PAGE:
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US, Cuba sign deal on commercial flights

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Havana: The United States and Cuba signed an agreement today to resume commercial air traffic for the first time in five decades, starting the clock on dozens of new flights operating daily by next fall.

US Transportation Secretary Anthony Foxx and Cuban Transportation Minister Adel Yzquierdo Rodriguez signed the deal in a ceremony at Havana’s Hotel Nacional.

US airlines can now start bidding on routes for as many as 110 US-Cuba flights a day — more than five times the current number. All flights operating between the two countries today are charters.

The agreement allows 20 regular daily US flights to Havana, in addition to the current 10-15 charter flights a day. The rest would be to other Cuban cities.

“Today is a historic day in the relationship between Cuba and the US,” said Foxx.

“It represents a critically important milestone in the US effort to engage with Cuba.”

Yzquierdo Rodriguez said “the adoption of this memorandum is an important step that will soon permit the establishment of regular flights between the United States and Cuba.”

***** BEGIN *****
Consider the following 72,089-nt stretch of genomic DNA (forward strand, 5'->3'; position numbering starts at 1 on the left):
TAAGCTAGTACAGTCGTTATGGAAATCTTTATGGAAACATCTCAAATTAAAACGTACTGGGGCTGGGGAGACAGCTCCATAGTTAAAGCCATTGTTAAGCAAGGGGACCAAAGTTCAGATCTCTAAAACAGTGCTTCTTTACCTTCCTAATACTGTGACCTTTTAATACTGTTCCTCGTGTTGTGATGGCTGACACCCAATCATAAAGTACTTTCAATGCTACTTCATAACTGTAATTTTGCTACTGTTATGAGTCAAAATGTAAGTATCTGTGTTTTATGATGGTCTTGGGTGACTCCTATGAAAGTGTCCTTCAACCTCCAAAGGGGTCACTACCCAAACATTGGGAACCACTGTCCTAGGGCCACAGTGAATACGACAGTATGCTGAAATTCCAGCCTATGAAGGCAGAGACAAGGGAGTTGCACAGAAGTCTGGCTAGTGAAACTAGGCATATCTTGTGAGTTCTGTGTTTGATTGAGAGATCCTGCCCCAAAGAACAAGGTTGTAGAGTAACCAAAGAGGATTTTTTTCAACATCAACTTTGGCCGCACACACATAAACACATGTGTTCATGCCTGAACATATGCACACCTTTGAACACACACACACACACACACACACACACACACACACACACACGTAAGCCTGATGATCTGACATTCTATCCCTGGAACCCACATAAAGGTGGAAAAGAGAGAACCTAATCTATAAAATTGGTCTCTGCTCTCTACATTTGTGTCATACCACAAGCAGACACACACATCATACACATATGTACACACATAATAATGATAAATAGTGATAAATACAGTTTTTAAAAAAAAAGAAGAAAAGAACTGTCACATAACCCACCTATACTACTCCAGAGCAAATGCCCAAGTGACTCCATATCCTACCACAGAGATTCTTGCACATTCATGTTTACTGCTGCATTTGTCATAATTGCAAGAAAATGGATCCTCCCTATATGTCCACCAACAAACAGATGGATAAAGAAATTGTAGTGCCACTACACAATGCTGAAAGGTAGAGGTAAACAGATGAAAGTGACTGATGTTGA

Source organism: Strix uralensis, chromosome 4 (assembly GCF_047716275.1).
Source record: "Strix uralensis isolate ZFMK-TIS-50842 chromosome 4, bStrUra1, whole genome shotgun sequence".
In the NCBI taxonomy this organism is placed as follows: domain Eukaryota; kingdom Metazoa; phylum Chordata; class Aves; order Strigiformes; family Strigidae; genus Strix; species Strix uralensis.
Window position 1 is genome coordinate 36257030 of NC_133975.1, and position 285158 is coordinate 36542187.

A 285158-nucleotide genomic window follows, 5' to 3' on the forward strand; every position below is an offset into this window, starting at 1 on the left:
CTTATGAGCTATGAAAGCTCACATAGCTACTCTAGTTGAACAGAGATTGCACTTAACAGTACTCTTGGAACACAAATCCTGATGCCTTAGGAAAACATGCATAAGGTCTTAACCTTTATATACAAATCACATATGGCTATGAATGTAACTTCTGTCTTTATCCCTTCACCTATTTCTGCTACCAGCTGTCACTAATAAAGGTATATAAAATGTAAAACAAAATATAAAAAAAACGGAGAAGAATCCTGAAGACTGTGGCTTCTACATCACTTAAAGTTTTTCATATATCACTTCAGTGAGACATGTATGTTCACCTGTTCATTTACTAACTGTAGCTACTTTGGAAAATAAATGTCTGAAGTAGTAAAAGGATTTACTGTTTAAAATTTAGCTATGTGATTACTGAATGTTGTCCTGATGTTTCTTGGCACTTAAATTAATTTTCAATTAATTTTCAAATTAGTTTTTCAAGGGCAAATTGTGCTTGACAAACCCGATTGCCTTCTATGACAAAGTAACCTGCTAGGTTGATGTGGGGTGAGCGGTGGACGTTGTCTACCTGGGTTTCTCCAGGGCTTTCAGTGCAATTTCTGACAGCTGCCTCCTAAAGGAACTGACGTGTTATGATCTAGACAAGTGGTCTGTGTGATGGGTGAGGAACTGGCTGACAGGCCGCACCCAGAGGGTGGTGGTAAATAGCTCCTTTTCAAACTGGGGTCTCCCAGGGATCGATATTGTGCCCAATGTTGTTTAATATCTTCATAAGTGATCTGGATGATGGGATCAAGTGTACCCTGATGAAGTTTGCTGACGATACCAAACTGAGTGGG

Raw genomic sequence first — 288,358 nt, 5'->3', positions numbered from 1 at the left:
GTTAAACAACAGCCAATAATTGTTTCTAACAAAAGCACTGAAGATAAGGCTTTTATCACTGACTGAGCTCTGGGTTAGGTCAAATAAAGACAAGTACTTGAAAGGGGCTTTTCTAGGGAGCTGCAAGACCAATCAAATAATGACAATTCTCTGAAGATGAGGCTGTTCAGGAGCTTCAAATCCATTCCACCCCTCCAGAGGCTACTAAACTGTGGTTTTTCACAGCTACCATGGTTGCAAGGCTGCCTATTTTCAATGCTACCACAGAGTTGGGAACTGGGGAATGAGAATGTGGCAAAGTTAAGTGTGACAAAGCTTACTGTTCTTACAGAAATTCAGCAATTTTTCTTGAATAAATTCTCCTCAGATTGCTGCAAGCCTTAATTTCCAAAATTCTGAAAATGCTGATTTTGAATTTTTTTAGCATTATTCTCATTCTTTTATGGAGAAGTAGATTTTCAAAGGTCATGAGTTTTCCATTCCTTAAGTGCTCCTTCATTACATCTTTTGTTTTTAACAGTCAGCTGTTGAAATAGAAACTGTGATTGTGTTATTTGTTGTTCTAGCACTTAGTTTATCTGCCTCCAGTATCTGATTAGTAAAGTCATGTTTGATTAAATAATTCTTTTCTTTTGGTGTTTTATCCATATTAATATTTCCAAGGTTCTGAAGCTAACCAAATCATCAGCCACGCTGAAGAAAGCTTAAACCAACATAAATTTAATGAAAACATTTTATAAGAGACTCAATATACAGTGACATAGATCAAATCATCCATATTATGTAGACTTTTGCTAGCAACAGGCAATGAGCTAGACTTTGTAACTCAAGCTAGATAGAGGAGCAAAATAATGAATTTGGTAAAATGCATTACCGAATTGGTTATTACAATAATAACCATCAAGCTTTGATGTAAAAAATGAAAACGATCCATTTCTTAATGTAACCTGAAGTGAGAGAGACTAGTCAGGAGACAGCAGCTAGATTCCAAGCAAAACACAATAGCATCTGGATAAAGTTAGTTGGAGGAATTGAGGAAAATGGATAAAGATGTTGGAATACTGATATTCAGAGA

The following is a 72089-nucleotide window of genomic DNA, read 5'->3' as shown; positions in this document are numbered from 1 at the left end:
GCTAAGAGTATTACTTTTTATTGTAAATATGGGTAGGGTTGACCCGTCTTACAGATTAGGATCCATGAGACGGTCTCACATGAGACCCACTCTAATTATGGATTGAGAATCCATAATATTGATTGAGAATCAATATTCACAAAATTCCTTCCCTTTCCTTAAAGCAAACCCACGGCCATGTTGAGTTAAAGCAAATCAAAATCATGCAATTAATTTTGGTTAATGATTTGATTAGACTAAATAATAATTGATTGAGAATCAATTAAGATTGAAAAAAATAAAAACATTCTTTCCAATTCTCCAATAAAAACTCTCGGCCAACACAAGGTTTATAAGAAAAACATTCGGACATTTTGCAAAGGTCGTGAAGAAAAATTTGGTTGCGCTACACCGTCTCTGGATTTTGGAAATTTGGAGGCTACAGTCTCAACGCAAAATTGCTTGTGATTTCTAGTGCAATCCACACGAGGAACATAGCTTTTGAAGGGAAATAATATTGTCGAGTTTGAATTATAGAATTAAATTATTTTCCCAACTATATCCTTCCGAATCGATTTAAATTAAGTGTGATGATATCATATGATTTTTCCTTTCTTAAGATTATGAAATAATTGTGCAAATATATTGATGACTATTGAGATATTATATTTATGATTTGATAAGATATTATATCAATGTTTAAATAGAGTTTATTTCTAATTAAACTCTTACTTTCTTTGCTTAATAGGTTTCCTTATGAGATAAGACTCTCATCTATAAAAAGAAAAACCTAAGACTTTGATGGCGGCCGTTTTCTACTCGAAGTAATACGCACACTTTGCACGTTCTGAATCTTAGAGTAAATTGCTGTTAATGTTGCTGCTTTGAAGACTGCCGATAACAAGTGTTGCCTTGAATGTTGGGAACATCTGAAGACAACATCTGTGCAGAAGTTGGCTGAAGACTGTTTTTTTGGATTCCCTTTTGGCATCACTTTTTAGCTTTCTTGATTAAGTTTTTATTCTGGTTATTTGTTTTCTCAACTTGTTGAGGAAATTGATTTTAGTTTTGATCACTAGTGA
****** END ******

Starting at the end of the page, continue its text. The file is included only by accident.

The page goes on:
Barring other major announcements, the restart of commercial flights will be the most significant development in US-Cuba trade since Presidents Barack Obama and Raul Castro announced in late 2014 that they would begin normalising ties after a half-century of Cold War opposition.

The Obama administration is eager to make rapid progress on building trade and diplomatic ties with Cuba before the president leaves office. The coming weeks are seen as particularly crucial to building momentum ahead of a trip he hopes to make to Havana by the end of March.

Nearly 160,000 US leisure travelers flew to Cuba last year, along with hundreds of thousands of Cuban-Americans visiting family, mostly on expensive, frequently chaotic charter flights out of Florida.

Commercial flights could bring hundreds of thousands more US travelers a year and make the travel process far easier, with features such as online booking and 24-hour customer service that are largely absent in the charter industry.

US visitors to Cuba will still have to qualify under one of the travel categories legally authorised by the US government.

Tourism is still barred by law, but the number of legal reasons to go to Cuba, from organising professional meetings to distributing information to Cubans, has grown so large and loosely enforced that the distinction from tourism has blurred significantly.

Commercial travel will give travellers the ability to simply check an online box on a long list of authorised categories.

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